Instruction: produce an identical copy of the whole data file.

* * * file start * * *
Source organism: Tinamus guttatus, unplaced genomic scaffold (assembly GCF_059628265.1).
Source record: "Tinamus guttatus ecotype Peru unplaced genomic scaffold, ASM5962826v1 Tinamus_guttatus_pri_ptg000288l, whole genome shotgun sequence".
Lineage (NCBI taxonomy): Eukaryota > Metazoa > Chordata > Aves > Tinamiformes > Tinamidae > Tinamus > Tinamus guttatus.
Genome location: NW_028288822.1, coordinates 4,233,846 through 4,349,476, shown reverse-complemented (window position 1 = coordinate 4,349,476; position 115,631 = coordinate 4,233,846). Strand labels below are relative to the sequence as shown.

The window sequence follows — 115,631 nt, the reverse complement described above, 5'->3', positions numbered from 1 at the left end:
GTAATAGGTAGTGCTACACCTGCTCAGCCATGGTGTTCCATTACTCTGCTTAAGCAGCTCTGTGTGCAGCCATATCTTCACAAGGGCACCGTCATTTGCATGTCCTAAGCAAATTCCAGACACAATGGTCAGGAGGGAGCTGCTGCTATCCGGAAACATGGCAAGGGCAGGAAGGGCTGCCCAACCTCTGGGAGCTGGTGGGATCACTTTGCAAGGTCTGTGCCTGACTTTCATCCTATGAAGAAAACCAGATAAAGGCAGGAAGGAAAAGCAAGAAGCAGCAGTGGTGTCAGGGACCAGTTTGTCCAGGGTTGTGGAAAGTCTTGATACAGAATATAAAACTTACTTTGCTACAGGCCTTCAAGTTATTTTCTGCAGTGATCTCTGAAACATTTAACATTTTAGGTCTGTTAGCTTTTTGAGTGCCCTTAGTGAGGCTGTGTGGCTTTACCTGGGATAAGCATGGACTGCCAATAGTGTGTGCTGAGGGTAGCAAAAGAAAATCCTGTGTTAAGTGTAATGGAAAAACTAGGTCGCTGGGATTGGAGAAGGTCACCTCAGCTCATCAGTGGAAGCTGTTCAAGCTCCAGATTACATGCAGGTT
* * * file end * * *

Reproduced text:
Source organism: Tinamus guttatus, unplaced genomic scaffold (assembly GCF_059628265.1).
Source record: "Tinamus guttatus ecotype Peru unplaced genomic scaffold, ASM5962826v1 Tinamus_guttatus_pri_ptg000288l, whole genome shotgun sequence".
Lineage (NCBI taxonomy): Eukaryota > Metazoa > Chordata > Aves > Tinamiformes > Tinamidae > Tinamus > Tinamus guttatus.
Genome location: NW_028288822.1, coordinates 4,233,846 through 4,349,476, shown reverse-complemented (window position 1 = coordinate 4,349,476; position 115,631 = coordinate 4,233,846). Strand labels below are relative to the sequence as shown.

The window sequence follows — 115,631 nt, the reverse complement described above, 5'->3', positions numbered from 1 at the left end:
GTAATAGGTAGTGCTACACCTGCTCAGCCATGGTGTTCCATTACTCTGCTTAAGCAGCTCTGTGTGCAGCCATATCTTCACAAGGGCACCGTCATTTGCATGTCCTAAGCAAATTCCAGACACAATGGTCAGGAGGGAGCTGCTGCTATCCGGAAACATGGCAAGGGCAGGAAGGGCTGCCCAACCTCTGGGAGCTGGTGGGATCACTTTGCAAGGTCTGTGCCTGACTTTCATCCTATGAAGAAAACCAGATAAAGGCAGGAAGGAAAAGCAAGAAGCAGCAGTGGTGTCAGGGACCAGTTTGTCCAGGGTTGTGGAAAGTCTTGATACAGAATATAAAACTTACTTTGCTACAGGCCTTCAAGTTATTTTCTGCAGTGATCTCTGAAACATTTAACATTTTAGGTCTGTTAGCTTTTTGAGTGCCCTTAGTGAGGCTGTGTGGCTTTACCTGGGATAAGCATGGACTGCCAATAGTGTGTGCTGAGGGTAGCAAAAGAAAATCCTGTGTTAAGTGTAATGGAAAAACTAGGTCGCTGGGATTGGAGAAGGTCACCTCAGCTCATCAGTGGAAGCTGTTCAAGCTCCAGATTACATGCAGGTT